Gates’s Next Mission
By David Ignatius
Thursday, August 7, 2008; A21
Defense Secretary Bob Gates has been talking recently about how to rebuild America’s national security architecture so that it fits the 21st century. The next president should think about assigning Gates to fix what he rightly says is broken.
Gates is an anomaly in this lame-duck administration. He is still firing on all cylinders, working to repair the damage done at the Pentagon by his arrogant and aloof predecessor, Donald Rumsfeld. Gates has restored accountability in the military services by firing the secretaries of the Army and Air Force when they failed to respond forthrightly to problems. And he has been an early and persuasive internal administration critic of U.S. military action against Iran.
Amazingly for a defense secretary, Gates has been arguing against the “creeping militarization” of foreign policy.
In a speech last month, he urged more funding for the State Department and other civilian agencies, saying they have been “chronically undermanned and underfunded for far too long.” In Washington, that’s almost unheard of — sticking your neck out for the other guy — and it’s one reason Gates’s reputation has been steadily rising.
Among both Democrats and Republicans, there’s now talk that Gates should stay on as secretary of defense in a new administration. It’s a little early for speculation about the next Cabinet, but here’s another idea:
Why not appoint Gates to head a special commission to revise the basic framework of the National Security Act of 1947? He knows all the pieces of this puzzle — having run the CIA and worked at the National Security Council earlier in his career. A hypothetical Gates commission would have two basic missions:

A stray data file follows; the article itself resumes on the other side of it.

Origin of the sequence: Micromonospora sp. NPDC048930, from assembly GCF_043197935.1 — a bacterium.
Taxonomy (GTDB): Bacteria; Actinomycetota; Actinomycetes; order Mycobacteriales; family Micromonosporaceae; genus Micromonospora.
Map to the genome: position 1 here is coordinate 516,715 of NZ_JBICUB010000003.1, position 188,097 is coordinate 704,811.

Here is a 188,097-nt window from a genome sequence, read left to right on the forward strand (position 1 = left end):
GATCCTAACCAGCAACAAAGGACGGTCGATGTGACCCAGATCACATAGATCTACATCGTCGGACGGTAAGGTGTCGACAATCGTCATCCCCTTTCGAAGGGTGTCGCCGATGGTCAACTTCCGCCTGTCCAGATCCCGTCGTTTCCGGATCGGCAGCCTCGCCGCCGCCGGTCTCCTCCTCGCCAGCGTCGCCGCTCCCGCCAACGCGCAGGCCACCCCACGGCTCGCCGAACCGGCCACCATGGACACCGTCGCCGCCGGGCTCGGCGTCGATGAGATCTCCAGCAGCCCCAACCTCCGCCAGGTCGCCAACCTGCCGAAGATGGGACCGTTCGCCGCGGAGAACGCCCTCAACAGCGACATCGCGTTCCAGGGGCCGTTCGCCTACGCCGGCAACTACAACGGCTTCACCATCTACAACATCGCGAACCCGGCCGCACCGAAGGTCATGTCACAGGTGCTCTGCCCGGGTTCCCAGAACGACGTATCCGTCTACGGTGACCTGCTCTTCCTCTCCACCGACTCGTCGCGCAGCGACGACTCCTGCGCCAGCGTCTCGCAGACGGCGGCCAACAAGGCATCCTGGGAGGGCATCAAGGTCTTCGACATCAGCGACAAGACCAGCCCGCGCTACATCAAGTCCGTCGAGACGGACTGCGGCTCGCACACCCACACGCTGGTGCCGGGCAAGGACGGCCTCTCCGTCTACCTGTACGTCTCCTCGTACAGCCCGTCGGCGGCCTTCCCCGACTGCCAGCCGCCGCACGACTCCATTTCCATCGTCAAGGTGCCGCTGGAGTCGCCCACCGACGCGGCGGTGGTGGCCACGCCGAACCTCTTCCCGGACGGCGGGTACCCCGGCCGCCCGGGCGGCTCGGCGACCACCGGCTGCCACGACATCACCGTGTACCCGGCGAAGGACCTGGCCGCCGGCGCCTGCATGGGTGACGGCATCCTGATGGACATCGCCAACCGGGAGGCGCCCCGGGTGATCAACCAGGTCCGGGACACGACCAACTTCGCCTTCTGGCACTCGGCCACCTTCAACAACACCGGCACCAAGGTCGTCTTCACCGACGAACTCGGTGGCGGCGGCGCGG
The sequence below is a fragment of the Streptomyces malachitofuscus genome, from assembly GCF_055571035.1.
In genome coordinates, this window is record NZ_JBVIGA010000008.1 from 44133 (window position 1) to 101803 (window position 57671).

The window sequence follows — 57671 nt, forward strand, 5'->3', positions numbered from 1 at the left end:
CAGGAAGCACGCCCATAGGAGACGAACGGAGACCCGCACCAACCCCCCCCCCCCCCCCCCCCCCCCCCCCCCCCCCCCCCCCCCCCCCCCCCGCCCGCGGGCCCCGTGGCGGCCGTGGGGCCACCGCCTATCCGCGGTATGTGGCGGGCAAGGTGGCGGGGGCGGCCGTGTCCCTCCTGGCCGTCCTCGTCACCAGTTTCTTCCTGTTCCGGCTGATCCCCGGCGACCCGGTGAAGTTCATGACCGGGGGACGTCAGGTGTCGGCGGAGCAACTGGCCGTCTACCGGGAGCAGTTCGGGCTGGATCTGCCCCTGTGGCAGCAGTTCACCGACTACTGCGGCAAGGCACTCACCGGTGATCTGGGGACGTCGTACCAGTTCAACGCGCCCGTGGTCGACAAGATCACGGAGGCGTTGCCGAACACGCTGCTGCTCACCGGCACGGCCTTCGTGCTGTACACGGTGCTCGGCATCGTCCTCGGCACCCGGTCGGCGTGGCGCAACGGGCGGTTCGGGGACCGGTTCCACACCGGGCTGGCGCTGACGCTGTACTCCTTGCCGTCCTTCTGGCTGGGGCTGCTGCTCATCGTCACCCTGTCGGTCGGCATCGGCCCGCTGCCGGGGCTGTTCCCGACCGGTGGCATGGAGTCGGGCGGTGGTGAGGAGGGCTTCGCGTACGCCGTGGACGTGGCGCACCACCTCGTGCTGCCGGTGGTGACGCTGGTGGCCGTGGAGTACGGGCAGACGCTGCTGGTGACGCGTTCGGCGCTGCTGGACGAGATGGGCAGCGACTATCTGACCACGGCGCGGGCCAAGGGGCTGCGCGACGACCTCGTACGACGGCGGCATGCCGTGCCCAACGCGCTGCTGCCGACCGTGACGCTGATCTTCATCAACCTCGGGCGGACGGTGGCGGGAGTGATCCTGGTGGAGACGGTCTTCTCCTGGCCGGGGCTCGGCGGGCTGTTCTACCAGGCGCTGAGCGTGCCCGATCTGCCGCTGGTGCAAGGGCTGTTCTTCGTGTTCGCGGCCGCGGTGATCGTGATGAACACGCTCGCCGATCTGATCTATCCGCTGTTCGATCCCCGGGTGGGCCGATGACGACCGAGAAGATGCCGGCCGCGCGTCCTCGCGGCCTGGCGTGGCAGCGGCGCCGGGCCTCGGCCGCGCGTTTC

· Fix the NSC structure so that it is designed to deal with today’s “soft power” challenges rather than the old Cold War problems. Specifically, a Gates commission should think about how to focus money and expertise on the nation-building problems that now fall between the cracks of the interagency system.
“Over the long term, we cannot kill or capture our way to victory,” Gates warned last month. “What the Pentagon calls ‘kinetic’ operations should be subordinate to measures to promote participation in government, economic programs to spur development, and efforts to address the grievances that often lie at the heart of insurgencies.”
. . . there are more people serving in military bands than in the entire State Department.
Secretary Gates has an extraordinary background and both the connections and respect from both parties to finally bring some sense and sensibility to our foreign and military policy. Barack Obama, assuming he becomes the next president (and that may be too big an assumption), has exactly the kind of inquisitive intellect that would find Gates appealing in a continuing role.
Certainly there are men who transcend the politics of party, serving several presidents. Alan Greenspan comes to mind, although his mention sets my teeth a bit on edge. Google the issue and you go all the way back to 1912 for an example, but still, Kissinger and a few other lesser lights fill the bill.
Bob Gates is too valuable, too young and too available to put out to pasture. Let’s hope we avail ourselves of his considerable wisdom in a time of dangerously partisan politics.